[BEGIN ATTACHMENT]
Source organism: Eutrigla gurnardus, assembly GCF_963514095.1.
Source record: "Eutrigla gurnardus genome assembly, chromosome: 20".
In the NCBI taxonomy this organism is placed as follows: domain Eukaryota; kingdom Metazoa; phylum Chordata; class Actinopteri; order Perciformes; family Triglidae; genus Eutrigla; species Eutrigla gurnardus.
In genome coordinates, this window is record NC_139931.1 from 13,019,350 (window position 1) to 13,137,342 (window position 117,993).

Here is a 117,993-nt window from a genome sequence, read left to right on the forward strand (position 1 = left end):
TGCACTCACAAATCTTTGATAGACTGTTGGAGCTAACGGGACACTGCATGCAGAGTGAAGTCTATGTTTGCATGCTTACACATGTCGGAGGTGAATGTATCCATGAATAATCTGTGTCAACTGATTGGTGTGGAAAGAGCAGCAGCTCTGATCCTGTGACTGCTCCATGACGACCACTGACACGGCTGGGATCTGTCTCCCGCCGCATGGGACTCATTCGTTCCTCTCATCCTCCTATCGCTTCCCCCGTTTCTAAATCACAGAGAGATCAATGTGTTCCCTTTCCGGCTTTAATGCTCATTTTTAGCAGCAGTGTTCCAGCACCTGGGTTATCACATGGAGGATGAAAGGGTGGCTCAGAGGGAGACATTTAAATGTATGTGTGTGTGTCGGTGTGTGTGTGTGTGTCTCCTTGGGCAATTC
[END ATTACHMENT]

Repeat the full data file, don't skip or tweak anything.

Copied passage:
Source organism: Eutrigla gurnardus, assembly GCF_963514095.1.
Source record: "Eutrigla gurnardus genome assembly, chromosome: 20".
In the NCBI taxonomy this organism is placed as follows: domain Eukaryota; kingdom Metazoa; phylum Chordata; class Actinopteri; order Perciformes; family Triglidae; genus Eutrigla; species Eutrigla gurnardus.
In genome coordinates, this window is record NC_139931.1 from 13,019,350 (window position 1) to 13,137,342 (window position 117,993).

Here is a 117,993-nt window from a genome sequence, read left to right on the forward strand (position 1 = left end):
TGCACTCACAAATCTTTGATAGACTGTTGGAGCTAACGGGACACTGCATGCAGAGTGAAGTCTATGTTTGCATGCTTACACATGTCGGAGGTGAATGTATCCATGAATAATCTGTGTCAACTGATTGGTGTGGAAAGAGCAGCAGCTCTGATCCTGTGACTGCTCCATGACGACCACTGACACGGCTGGGATCTGTCTCCCGCCGCATGGGACTCATTCGTTCCTCTCATCCTCCTATCGCTTCCCCCGTTTCTAAATCACAGAGAGATCAATGTGTTCCCTTTCCGGCTTTAATGCTCATTTTTAGCAGCAGTGTTCCAGCACCTGGGTTATCACATGGAGGATGAAAGGGTGGCTCAGAGGGAGACATTTAAATGTATGTGTGTGTGTCGGTGTGTGTGTGTGTGTCTCCTTGGGCAATTC